States Want Feds to Back Off Marijuana Enforcement


SEATTLE — In the midst of one of the nation’s first experiments with legal marijuana, legislators from across the country on Thursday called on the federal government to allow the states to chart their own course.

State lawmakers meeting at the National Conference of State Legislatures this week in Seattle passed a resolution calling on Congress to amend the Controlled Substances Act to allow states to establish their own marijuana and hemp policies. It was a bipartisan vote that demonstrated frustration with federal interference.

“State lawmakers just sent a message to Congress that could not be any clearer,” said Karen O’Keefe, state policies director at the Marijuana Policy Project, a pro-legalization group. “It’s time to end the federal prohibition of marijuana and let the states decide what policies work best for them.”

The conflict between federal and state laws has become more pronounced in recent years as states expand legal uses of marijuana. Four states — Washington, Oregon, Colorado and Alaska — and the District of Columbia allow the use of marijuana for recreational purposes. And almost half the states allow marijuana for medical purposes.

Amid the growing acceptance of at least some marijuana use in states across the country, the Justice Department, in an August 2013 memo to United States Attorneys, indicated it would not enforce federal marijuana laws against businesses operating under state laws.

But state legislatures aren’t rushing to follow the legalization trend. At two separate events this week, legislators questioned Colorado and Washington law enforcement experts on whether legalization has led to a change in crime statistics.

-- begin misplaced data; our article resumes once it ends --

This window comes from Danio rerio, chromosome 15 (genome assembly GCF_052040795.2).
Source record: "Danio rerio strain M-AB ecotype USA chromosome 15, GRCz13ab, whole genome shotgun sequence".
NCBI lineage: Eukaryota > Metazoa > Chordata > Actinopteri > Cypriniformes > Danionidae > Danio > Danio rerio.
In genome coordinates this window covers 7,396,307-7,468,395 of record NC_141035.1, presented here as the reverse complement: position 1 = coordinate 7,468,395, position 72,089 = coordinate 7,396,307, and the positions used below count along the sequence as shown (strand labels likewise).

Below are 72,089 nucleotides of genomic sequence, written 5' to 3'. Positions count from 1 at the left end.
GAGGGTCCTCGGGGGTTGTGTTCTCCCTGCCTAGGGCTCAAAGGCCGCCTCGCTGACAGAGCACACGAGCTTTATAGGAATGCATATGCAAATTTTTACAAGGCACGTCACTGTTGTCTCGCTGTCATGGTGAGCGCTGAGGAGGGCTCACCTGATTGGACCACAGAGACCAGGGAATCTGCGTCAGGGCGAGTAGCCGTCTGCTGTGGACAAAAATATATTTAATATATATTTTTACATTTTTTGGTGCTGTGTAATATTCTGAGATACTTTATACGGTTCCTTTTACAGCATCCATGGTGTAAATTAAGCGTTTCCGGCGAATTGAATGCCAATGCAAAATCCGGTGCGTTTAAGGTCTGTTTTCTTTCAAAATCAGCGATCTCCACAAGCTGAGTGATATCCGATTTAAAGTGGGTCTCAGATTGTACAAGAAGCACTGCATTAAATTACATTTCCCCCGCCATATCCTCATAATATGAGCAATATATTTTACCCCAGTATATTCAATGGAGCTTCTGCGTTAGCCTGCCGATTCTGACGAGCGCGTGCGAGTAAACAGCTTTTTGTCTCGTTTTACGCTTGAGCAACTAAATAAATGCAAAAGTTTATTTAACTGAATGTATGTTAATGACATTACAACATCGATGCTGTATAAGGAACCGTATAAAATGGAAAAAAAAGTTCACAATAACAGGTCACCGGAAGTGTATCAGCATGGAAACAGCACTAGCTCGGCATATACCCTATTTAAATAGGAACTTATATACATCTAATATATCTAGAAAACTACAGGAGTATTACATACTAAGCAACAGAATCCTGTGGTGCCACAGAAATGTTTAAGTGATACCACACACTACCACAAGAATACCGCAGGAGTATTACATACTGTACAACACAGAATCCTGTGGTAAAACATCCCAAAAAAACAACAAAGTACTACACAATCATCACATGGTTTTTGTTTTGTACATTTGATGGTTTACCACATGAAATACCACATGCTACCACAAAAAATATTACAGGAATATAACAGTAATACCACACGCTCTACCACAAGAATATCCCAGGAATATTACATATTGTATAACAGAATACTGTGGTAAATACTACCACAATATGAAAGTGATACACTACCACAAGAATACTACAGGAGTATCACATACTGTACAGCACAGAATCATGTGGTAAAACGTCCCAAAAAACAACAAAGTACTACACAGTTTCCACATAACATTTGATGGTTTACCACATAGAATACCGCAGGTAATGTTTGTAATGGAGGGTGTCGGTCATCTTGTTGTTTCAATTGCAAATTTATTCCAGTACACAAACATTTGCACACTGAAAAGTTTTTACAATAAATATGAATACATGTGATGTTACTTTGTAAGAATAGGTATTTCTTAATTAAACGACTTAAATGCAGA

Two years after marijuana became legal for the first time, those experts said, the data remain unclear. Arrests for operating vehicles under the influence of drugs has gone up, as more officers have been trained to spot marijuana-impaired drivers. But overall crime rates have trended down in Colorado and Washington and across the country.

Experts aren’t even sure how long THC, the active ingredient in marijuana, impairs someone’s ability to drive. Washington’s legislature this year passed a law allowing the state’s two major universities to cultivate its own marijuana crop for research.

The new marijuana laws in Washington and Colorado have set up a steady revenue stream at a moment when state budgets are stretched to the limits. In Washington, marijuana sales contributed almost $65 million in tax revenue to state coffers in the last fiscal year; the first month of the new fiscal year shows tax revenue is being generated at almost twice last year’s rate. Washington budget officials expect marijuana sales to generate $1.1 billion in taxes by 2019.

But even skeptical legislators may not have a say in whether their states allow recreational marijuana use. Ballot initiative petitions are already circulating in Michigan, Montana, Ohio and Massachusetts, all of which could make the 2016 ballot. Officials in California expect a ballot initiative too.

Morning Consult